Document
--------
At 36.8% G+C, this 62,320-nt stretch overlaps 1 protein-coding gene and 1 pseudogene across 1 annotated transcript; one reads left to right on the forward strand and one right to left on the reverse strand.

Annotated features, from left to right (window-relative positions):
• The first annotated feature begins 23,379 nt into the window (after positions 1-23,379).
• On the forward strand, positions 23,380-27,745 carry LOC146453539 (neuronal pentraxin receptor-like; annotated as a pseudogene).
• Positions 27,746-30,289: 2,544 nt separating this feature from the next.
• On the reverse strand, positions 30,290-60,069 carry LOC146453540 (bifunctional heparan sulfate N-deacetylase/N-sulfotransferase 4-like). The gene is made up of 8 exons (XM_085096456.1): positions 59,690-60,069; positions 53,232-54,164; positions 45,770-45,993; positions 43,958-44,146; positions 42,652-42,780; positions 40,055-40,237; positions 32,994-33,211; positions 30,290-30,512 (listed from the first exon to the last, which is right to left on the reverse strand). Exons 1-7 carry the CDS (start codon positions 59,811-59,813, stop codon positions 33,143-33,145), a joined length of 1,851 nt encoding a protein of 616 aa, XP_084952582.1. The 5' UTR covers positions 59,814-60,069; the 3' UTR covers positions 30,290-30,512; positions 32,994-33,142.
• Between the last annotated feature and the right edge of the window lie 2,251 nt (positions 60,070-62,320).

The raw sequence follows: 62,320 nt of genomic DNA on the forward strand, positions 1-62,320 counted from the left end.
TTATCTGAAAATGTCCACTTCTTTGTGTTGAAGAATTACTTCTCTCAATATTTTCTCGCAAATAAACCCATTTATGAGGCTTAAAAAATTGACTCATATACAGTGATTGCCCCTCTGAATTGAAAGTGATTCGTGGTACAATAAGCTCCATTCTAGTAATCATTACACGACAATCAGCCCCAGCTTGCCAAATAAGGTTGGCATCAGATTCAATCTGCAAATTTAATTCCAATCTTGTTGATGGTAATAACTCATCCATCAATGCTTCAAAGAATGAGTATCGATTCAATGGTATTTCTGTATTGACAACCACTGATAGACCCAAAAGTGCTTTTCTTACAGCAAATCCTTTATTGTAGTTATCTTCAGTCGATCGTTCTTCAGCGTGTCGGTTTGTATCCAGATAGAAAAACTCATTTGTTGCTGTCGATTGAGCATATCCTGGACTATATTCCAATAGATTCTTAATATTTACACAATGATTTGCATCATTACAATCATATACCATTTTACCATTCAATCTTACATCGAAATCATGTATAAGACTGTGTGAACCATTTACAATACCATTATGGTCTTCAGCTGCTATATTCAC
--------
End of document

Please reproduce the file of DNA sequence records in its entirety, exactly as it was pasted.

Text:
At 36.8% G+C, this 62,320-nt stretch overlaps 1 protein-coding gene and 1 pseudogene across 1 annotated transcript; one reads left to right on the forward strand and one right to left on the reverse strand.

Annotated features, from left to right (window-relative positions):
• The first annotated feature begins 23,379 nt into the window (after positions 1-23,379).
• On the forward strand, positions 23,380-27,745 carry LOC146453539 (neuronal pentraxin receptor-like; annotated as a pseudogene).
• Positions 27,746-30,289: 2,544 nt separating this feature from the next.
• On the reverse strand, positions 30,290-60,069 carry LOC146453540 (bifunctional heparan sulfate N-deacetylase/N-sulfotransferase 4-like). The gene is made up of 8 exons (XM_085096456.1): positions 59,690-60,069; positions 53,232-54,164; positions 45,770-45,993; positions 43,958-44,146; positions 42,652-42,780; positions 40,055-40,237; positions 32,994-33,211; positions 30,290-30,512 (listed from the first exon to the last, which is right to left on the reverse strand). Exons 1-7 carry the CDS (start codon positions 59,811-59,813, stop codon positions 33,143-33,145), a joined length of 1,851 nt encoding a protein of 616 aa, XP_084952582.1. The 5' UTR covers positions 59,814-60,069; the 3' UTR covers positions 30,290-30,512; positions 32,994-33,142.
• Between the last annotated feature and the right edge of the window lie 2,251 nt (positions 60,070-62,320).

The raw sequence follows: 62,320 nt of genomic DNA on the forward strand, positions 1-62,320 counted from the left end.
TTATCTGAAAATGTCCACTTCTTTGTGTTGAAGAATTACTTCTCTCAATATTTTCTCGCAAATAAACCCATTTATGAGGCTTAAAAAATTGACTCATATACAGTGATTGCCCCTCTGAATTGAAAGTGATTCGTGGTACAATAAGCTCCATTCTAGTAATCATTACACGACAATCAGCCCCAGCTTGCCAAATAAGGTTGGCATCAGATTCAATCTGCAAATTTAATTCCAATCTTGTTGATGGTAATAACTCATCCATCAATGCTTCAAAGAATGAGTATCGATTCAATGGTATTTCTGTATTGACAACCACTGATAGACCCAAAAGTGCTTTTCTTACAGCAAATCCTTTATTGTAGTTATCTTCAGTCGATCGTTCTTCAGCGTGTCGGTTTGTATCCAGATAGAAAAACTCATTTGTTGCTGTCGATTGAGCATATCCTGGACTATATTCCAATAGATTCTTAATATTTACACAATGATTTGCATCATTACAATCATATACCATTTTACCATTCAATCTTACATCGAAATCATGTATAAGACTGTGTGAACCATTTACAATACCATTATGGTCTTCAGCTGCTATATTCAC